Genetically Modified Foods And The United States

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More than sixty countries have a ban, labeling, or restrictions of some sort on genetically modified foods (). The United States is not amongst them. Originally GMOs were introduced to create better yields, tolerate droughts and increase nutrition (). Today GMOs have excided beyond the standards of the past. 80% of the foods sold in the U.S. today are genetically modified. This group of foods include alfalfa, corn, canola, cotton, sugar beets, soybeans, tomatoes, squash, potatoes, oil, golden rice, salmon and many more().
While the production of GMO foods have increased the FDA refuse to regulate it because in 1993 the FDA declared GMOs as “not inherently dangerous” so they therefore do not need special regulations (). Unlike the United
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Once the USDA is done with this process it is then shipped to the FDA who do not require companies for consultations, including the effects of the products on people (). Companies who create GMOs feel no pressure to consult the FDA because they are not required to do so. GMO regulation should be taking away from the FDA because the FDA do not address the health concerns of GMO’s, they have done no labeling whatsoever on GMO foods, and GMOs are doing the opposite of what was originally claimed. Instead of decreasing the use of herbicides it has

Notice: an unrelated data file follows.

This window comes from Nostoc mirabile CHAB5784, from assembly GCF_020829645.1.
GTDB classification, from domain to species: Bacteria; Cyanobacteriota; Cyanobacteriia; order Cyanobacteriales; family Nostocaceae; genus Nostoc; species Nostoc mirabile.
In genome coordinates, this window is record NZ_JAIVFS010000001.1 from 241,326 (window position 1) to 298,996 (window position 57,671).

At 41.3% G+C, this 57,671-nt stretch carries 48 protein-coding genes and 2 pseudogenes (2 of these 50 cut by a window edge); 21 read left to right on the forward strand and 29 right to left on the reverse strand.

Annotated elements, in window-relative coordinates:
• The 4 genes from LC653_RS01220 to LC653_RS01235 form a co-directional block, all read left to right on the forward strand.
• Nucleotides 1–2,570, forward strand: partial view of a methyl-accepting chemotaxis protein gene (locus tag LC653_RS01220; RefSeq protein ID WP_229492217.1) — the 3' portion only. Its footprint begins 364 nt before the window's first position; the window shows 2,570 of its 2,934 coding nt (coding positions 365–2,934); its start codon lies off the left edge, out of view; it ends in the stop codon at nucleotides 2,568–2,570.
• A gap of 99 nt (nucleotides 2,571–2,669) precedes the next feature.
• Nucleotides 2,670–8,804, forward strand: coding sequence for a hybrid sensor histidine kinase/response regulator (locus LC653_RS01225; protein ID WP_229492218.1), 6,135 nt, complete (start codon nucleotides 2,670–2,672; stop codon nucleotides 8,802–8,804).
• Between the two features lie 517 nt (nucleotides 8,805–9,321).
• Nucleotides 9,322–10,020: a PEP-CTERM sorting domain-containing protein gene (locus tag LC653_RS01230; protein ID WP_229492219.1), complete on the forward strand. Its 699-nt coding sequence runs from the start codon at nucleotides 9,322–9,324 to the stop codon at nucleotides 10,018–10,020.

Many health concerns accompany the production of GM foods. Genetic engineering can transfer allergens from foods people are allergic to, to foods they believe to be safe (). A case study by the New England Journal of Medicine demonstrates that when a Brazilian nut was engineered into soybeans people who were allergic to nuts had severe allergy reactions to the product (). If GMO labeling and regulations are not taken seriously people with food allergies have no way of eluding possibly harmful health consequences caused by consumption of GM foods containing concealed allergenic material ().
GMOs could also be creating thousands of different
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